Paul McCartney leads tributes to guitar genius Henry McCullough
Paul McCartney and Van Morrison yesterday led the tributes to one of Northern Ireland's foremost guitarists who has died after a lengthy illness.
Henry McCullough (72) played alongside McCartney in his post-Beatles band Wings and he was also been a member of Joe Cocker's Grease band at the legendary Woodstock festival in 1969, the only Ulsterman on the line-up.
Sir Paul said that Henry had been a pleasure to work with, adding: "He was a super-talented musician with a lovely sense of humour."
He revealed that the solo which the guitarist had devised and played on Wings' massive hit My Love was totally spontaneous.
"It was a classic that he made up on the spot in front of a live orchestra," he said.
"Our deepest sympathies from my family to his."
Sir Van Morrison said Henry would be remembered for his long and productive career in music, adding: "I know he had some difficult times recently. My thoughts are with his friends and family."
It's understood that Morrison paid for alterations to Henry McCullough's home after he suffered a severe heart attack four years ago which left him incapacitated.
Henry's French wife Josie told Belfast music promoter Nigel Martyn that her husband passed away yesterday morning.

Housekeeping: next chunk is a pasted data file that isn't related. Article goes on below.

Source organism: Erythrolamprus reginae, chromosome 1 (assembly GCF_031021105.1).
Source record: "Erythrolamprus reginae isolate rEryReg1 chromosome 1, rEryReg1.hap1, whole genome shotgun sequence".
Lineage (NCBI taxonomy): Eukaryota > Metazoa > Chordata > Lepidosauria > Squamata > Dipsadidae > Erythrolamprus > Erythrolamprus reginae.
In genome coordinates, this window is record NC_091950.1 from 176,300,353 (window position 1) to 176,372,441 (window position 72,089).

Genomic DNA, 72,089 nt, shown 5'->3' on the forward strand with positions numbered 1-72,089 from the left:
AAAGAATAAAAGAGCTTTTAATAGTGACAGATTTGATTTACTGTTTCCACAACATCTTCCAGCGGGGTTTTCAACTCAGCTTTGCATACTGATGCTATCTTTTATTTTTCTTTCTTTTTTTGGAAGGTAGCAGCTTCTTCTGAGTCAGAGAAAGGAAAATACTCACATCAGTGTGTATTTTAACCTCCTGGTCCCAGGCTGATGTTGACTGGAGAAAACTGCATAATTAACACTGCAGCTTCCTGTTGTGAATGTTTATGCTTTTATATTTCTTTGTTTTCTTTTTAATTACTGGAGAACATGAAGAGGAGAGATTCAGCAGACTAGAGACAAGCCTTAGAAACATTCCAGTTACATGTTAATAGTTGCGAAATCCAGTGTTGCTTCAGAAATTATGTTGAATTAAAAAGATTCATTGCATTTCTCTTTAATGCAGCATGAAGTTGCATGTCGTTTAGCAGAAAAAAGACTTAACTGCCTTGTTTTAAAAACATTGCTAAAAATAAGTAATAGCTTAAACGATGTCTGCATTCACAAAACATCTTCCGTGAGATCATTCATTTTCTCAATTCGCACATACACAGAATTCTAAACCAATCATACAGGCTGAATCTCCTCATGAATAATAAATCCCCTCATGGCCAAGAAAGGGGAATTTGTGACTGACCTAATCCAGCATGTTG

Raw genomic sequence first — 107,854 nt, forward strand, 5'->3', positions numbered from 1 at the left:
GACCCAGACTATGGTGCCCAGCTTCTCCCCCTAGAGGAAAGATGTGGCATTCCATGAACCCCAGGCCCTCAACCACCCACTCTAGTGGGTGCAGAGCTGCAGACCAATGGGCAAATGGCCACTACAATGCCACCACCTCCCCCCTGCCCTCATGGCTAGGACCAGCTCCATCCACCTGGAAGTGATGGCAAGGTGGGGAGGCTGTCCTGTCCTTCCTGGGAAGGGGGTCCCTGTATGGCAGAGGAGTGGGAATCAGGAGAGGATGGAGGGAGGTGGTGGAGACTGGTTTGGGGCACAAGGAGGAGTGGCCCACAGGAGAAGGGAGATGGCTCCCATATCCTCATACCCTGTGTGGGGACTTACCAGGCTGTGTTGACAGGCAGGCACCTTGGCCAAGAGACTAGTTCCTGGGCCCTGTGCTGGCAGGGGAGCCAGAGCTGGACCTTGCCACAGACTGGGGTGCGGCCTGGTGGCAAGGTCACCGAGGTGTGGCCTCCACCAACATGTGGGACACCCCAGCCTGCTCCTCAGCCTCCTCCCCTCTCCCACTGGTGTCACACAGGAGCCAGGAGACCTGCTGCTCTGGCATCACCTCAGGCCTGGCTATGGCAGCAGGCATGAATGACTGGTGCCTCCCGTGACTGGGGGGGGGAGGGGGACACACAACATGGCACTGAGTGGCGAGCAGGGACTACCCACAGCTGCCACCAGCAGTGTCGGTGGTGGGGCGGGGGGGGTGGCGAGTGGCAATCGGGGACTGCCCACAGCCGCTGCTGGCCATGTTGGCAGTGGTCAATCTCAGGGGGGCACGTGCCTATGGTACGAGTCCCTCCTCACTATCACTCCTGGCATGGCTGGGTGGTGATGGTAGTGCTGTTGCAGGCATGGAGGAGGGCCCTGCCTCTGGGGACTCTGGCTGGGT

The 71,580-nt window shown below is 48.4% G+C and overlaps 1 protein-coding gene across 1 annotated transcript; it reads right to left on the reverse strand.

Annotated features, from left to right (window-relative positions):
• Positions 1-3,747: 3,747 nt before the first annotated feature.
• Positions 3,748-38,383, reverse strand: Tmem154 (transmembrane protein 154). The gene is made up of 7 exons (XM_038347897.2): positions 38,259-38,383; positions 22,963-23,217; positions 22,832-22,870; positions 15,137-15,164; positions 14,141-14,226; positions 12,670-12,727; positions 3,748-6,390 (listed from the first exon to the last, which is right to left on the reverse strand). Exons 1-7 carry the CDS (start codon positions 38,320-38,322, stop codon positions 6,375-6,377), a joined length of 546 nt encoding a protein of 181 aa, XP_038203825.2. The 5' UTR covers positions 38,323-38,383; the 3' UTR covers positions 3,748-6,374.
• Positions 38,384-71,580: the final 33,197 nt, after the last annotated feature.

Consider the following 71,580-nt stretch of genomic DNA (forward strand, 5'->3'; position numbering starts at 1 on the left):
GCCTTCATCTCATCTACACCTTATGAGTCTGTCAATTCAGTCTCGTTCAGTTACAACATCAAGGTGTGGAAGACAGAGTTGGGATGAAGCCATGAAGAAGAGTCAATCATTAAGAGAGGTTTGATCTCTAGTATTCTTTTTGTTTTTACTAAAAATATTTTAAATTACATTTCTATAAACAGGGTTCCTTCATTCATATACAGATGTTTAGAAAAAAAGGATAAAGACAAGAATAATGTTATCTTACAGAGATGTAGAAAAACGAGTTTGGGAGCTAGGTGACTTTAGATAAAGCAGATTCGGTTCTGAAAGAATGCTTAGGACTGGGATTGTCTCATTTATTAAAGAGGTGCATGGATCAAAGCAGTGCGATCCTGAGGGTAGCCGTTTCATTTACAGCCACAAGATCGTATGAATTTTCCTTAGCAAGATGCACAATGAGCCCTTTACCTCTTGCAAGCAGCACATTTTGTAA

"She said she had lost her one true love," he added.
Former Radio Ulster presenter Alan Simpson, who knew Henry, said the guitarist's long-time musical ally Joe Cocker rated the Portstewart man highly.
"In one interview Joe told me that Henry was a great man and an amazing guitarist," he said.
Henry's former colleague in Wings, Denny Seiwell, said on Twitter: "My dear friend and brother Henry McCullough passed away. Keep his wife Josie in your thoughts. He will be missed."
Henry, who famously played lead guitar on Wings' James Bond theme Live and Let Die, also contributed spoken words on the Pink Floyd song Money from their hugely successful album Dark Side of the Moon.
Henry was recording next door to the Floyd and bumped into them during sessions and they got on famously.
So much so they decided to have his voice on their album.
His words: "I don't know. I was really drunk at the time," were recalling a fight he'd had the night before with a former partner.
The much sought after guitarist went on to play with everyone from Jimi Hendrix to Marianne Faithfull and Dr Feelgood.
After returning home to live in Northern Ireland in the 1980s, Henry formed his own band and released a number of highly acclaimed albums.
The late radio presenter Gerry Anderson, who like Henry was a former showband musician, was an enthusiastic champion of his friend's solo career, regularly playing songs like Belfast to Boston and Failed Christian.
Henry's death was mistakenly reported on RTE radio shortly after his heart attack and the broadcaster later apologised.
One of Henry's last live concerts was in a rock club in Draperstown, Co Londonderry, the year before his heart attack.